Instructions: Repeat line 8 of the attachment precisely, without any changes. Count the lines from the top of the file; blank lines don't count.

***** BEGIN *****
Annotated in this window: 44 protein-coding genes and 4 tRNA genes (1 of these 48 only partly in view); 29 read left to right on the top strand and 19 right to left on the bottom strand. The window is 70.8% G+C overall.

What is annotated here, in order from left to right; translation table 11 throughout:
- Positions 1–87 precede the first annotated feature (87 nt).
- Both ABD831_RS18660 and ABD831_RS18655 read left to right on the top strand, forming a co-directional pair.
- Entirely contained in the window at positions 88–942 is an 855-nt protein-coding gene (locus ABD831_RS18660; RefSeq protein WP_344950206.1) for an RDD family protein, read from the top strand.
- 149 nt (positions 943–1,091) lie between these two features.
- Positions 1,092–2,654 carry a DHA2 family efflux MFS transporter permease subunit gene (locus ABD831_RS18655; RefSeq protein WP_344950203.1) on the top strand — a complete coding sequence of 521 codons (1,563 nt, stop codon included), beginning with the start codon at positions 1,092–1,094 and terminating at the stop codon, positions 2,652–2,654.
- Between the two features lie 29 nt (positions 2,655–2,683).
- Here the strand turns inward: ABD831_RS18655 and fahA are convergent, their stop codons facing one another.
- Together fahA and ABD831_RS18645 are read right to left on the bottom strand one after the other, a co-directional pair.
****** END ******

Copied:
- Between the two features lie 29 nt (positions 2,655–2,683).